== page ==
Bishop Joseph E. Strickland has released a new pastoral constitution designed to guide the teaching of the Catholic Faith in the Diocese of Tyler for the next 30 years.
The constitution was promulgated to the Diocese in the May edition of the Catholic East Texas magazine and can be downloaded here.
Recognizing that the darkness of evil, especially in the forms of relativism, secularism, and apathy, is an ever-increasing threat to humanity, even in East Texas, the constitution lays out an ambitious plan to counter that trend by “allowing the Light of Christ to shine forth in its radiant brilliance” through the teaching of the Faith.
“Our greatest problems are rooted in unbelief caused by ignorance and we must seek new and creative ways to teach and share the wonder of the Gospel of Jesus Christ in our Catholic Faith,” said Bishop Strickland. “We cannot allow this unbelief to continue, so I am acting and it is my hope that what is outlined in this constitution, with the help of God, will give us the tools to meet the challenges of the day.”
The new approach to catechesis and evangelization serves as a mandate for all areas of teaching in the Diocese, with special emphasis on the role of priests, deacons, religious, and lay catechists.
Many of the new teaching efforts will focus on the family by accompanying families as a whole and individually according to their season in life. There will also be teaching focused on unique challenges faced by members of the family in the modern world.
“What this points to is a system of teaching that is far from ‘one-size-fits-all’,” Bishop Strickland writes in the constitution. “But is instead custom-tailored to the members of a household as a family.”
Efforts to build and nurture strong Christian marriages will receive special attention.
“The preparation and continuing support we give to couples entering into matrimony is perhaps the most important project we undertake,” Bishop Strickland wrote. In the constitution, he calls for the Diocese to “radically commit itself” to this difficult but necessary job.
The focus on marriage will utilize sponsor couples, an extended period of preparation before marriage, and directed teaching on vocational realities and Natural Family Planning.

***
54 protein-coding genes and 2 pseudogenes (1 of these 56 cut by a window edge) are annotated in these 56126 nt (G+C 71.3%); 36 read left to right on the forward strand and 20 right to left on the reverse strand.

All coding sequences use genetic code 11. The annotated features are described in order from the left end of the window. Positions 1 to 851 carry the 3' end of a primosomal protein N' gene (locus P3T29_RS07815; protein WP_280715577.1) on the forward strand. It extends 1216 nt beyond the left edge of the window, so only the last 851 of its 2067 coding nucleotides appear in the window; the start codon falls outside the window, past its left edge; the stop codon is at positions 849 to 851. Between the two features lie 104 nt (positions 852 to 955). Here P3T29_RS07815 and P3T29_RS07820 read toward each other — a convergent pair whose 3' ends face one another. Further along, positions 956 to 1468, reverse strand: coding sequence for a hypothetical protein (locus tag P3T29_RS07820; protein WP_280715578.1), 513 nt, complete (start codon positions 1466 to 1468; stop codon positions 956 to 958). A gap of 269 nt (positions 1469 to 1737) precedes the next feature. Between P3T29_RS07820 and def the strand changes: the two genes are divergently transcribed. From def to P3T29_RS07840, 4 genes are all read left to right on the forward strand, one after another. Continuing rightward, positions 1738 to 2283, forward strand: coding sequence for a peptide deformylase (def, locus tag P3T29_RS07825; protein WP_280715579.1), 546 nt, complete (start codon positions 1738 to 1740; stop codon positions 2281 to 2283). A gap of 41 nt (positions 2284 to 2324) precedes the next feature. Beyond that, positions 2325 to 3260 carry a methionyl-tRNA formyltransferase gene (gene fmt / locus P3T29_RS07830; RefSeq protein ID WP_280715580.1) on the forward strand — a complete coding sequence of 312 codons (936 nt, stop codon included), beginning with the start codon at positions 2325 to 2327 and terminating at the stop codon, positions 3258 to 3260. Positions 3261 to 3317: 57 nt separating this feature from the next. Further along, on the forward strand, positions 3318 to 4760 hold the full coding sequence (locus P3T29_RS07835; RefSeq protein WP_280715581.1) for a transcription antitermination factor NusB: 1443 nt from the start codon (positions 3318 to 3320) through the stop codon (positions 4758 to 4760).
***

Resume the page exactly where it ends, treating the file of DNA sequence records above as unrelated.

Worship and sacred liturgy are another foundation of the new teaching efforts so that “all people of the Diocese will be given the opportunity to know and love Jesus Christ in the Mass.”
Bishop Strickland specifically laments that, because of poor teaching and worship, “many are unable to recognize the Lord Jesus in the Eucharist,” calling this lack of belief the “source and summit” of many of our problems.
“It is of singular importance that every Catholic in the Diocese understands the Real Presence of Jesus Christ in the Most Holy Eucharist,” wrote Bishop Strickland. “We will focus on this Eucharistic faith and form our people in the deep understanding that reverence for the Blessed Sacrament is respect for the person of Jesus Christ present, here and now, in our midst.”
Specific formation will occur in the areas of ars celebrandi – the way the priest celebrates mass, use of the Latin language, liturgical ministries, and sacred music.
While teaching and catechizing the 120,000 Catholics of the Diocese will be the early focus of the new initiative, the constitution calls for an evangelizing effort aimed at sharing the relationship Catholics have with Jesus Christ with all people in the 33 counties of northeast Texas.
To serve as a hub for the new teaching efforts, Bishop Strickland uses the constitution to establish the St. Philip Institute for Catechesis and Evangelization. St. Philip, an early-Church deacon and evangelist, is known from the story of the Ethiopian eunuch in Acts 8 who relies on Philip to instruct him in the proper meaning of Scripture.
The Institute will produce new teaching materials for the diocese and create new methods of delivering those materials. Catechist training and sacramental preparation in the diocese will be coordinated through the Institute. The Catholic East Texas magazine will also be managed by the Institute so that it can continue to serve as a tool of catechesis and evangelization.
The director of the new institute will be announced this summer.
Bishop Strickland concluded, “We will be a teaching diocese and I ask all people to read this constitution in a spirit of love for the Lord and His Church, pray and reflect on the role you can play, and join me in embracing the challenge of our day to go out to the world bearing the Light of Christ.”